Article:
7. Great article. Made me curious about mogas though. Seems like the price is right, and the infrastructure is there. Is there a reason that isn’t pursued?
    Josh

  8. …to preserve general aviation in this country, there needs to be congressional and presidential action taken to convert all currently registered aircraft to diesel power funded by emergency money derived from the accumulated fuel tax, often mis-spent since July 1970…otherwise, we all say goodbye to general aviation…captain mike McKenna, 1668380 ATP, CFI

  9. How about non-ethanol mogas?? Duh!!
    My Skylane likes it better than 100LL. Not really a problem getting it and fueling my airplane. I use metal NATO jerry cans and standard fueling safety procedures.
    No Lead! Most GA airplanes can burn it with STC (something like 75% of small aircraft).
    How about making the fuel readily available at GA airports. Duh!!!

  10. A couple of years ago in an article in Flying (I think) about diesel aircraft engines they said the same thing this article said about diesel in small aircraft. One thing they pointed out was that GA in Europe would like diesel engines much better then GA stateside because diesel in Europe was less in price then regular gas, which it use to be here in the U.S. until they ( the oil companies) found out we not only want it, but were putting diesel engines in everything from pickups, to farm tractors and some cars. My question is why is diesel more expensive in the U.S. then Europe, not to mention our cetane rating here is only 40-45 and in Europe it’s 60 a higher grade diesel. Diesel here is usually the price of high test or higher.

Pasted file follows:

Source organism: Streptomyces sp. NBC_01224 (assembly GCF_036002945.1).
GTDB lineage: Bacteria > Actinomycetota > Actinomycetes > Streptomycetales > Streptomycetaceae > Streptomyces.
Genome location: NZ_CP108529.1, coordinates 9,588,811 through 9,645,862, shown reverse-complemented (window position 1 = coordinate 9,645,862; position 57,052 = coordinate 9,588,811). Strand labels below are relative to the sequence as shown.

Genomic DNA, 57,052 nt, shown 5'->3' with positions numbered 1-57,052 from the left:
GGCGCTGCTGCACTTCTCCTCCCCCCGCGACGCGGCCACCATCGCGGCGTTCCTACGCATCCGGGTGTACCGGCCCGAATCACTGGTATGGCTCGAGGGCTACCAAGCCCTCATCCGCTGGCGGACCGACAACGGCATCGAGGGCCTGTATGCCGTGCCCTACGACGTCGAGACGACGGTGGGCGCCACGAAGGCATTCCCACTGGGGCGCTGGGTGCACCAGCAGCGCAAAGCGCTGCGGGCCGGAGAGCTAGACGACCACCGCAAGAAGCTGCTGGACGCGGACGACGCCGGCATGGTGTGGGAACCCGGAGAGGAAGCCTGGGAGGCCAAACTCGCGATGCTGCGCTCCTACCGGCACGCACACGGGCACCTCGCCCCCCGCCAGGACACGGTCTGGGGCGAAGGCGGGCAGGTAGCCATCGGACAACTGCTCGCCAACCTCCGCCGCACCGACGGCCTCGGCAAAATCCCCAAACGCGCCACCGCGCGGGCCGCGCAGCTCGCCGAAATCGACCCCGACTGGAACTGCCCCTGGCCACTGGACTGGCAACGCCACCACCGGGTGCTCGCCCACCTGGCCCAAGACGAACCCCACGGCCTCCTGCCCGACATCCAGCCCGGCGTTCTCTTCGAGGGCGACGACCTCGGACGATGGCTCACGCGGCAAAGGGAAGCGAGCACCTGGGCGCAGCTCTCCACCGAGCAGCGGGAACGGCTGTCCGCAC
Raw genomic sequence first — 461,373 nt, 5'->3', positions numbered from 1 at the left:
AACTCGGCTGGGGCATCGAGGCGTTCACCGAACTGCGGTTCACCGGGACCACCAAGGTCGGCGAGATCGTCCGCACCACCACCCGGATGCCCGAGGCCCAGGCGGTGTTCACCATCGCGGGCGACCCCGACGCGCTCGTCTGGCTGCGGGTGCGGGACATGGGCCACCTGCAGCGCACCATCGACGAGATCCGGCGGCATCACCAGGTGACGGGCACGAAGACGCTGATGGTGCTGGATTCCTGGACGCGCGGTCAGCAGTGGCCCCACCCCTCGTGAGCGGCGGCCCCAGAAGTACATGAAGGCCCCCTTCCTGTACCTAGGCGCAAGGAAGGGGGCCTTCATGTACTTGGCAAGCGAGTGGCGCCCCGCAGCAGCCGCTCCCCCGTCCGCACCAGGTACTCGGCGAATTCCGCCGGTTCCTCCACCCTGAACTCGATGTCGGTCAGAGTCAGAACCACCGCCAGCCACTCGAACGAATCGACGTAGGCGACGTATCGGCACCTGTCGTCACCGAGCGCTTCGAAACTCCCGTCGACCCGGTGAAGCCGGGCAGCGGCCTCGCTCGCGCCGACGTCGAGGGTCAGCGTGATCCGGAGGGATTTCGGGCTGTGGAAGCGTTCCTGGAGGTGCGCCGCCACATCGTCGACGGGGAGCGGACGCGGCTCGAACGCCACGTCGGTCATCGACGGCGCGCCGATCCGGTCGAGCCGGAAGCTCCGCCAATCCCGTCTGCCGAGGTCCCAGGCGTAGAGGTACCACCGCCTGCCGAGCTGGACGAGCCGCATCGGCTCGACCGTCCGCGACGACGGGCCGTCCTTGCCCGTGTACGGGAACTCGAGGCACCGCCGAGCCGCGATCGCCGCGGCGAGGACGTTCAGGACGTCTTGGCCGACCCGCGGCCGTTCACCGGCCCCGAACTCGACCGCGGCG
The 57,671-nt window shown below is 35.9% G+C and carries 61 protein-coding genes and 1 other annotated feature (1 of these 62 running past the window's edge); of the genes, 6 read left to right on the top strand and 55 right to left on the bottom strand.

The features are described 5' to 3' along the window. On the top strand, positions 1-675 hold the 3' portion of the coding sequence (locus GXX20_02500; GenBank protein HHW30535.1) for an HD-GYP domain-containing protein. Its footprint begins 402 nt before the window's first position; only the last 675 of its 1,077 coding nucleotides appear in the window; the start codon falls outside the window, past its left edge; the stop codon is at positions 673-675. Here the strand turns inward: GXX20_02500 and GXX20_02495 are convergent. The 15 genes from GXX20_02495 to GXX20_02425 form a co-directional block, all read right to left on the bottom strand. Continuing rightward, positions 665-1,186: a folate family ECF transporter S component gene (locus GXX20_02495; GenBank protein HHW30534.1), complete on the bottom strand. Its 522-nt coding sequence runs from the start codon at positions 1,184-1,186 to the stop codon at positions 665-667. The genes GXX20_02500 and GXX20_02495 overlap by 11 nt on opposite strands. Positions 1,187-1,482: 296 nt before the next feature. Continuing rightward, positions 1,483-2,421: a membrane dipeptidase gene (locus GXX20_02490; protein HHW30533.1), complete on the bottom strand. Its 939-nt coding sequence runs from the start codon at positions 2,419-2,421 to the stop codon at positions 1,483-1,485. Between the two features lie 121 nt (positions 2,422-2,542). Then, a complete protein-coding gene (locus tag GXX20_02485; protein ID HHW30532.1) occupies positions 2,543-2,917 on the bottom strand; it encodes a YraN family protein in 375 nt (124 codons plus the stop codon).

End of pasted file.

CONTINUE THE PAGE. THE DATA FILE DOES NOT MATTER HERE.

11. The alternative is engines that are fuel efficient, modern and run on mogas………..see the ADEPT range that is now moving into production. lighter, more economical (fuel cost per hour half the cost of current engines running on Avgas. Diesel weight and vibration an issue. Visit the ADEPT stand 659 at Oshkosh to see real technology.

  12. The low cost solution for most GA aircraft today is ethanol free Mo-Gas sometimes referred to as “Rec Fuel”. Getting more of this into the fuel distribution system at FBO’s.

  13. There is an alternative to 100LL that will benefit the vast majority of the GA fleet. It is called UL94 Unleaded Avgas. I have been using it for years, and found it superior to 100LL and mogas. It is approved for over 70% of the GA fleet, costs slightly less than 100LL, does not produce the spark plug fouling, oil fouling, or sticking valves that we have all learned to live with. Also, no worries about mogas vapor lock, or fuel spoiling. If your aircraft is approved for 80/87, or mogas you should consider UL94. It is available at airports around the US, more are being added. Many of these airports have a chart next to the pump to confirm if your engine is approved for UL94 (most are).

  14. Most GA aircraft can burn non-ethanol Mogas. Most people don’t want to go to the trouble of figuring out how to get it to their airplanes. It’s worth it. 2.26-2.40 a gallon. Engines runs cleaner. I’m running an O-470 R and it runs great. Check your TCDS and you’ll see 80 octane was what the engine was designed to burn. I have 140 gallon tank in my pickup. Even if you just use 5 gallon cans and mix the fuel you’re saving a fortune. Just sharing what I do.

  15. The only thing you omitted from the article is the addictive smell of 100LL. This unique, memory inducing, odor has been part of my life off and on for 50+ years. Please tell me it will at least be around long enough for me to share with my future grandkids….no pressure to my sons of course.

  16. Capitalistic economies deplore vacuum’s, there will be a replacement. Necessity is still the mother of invention.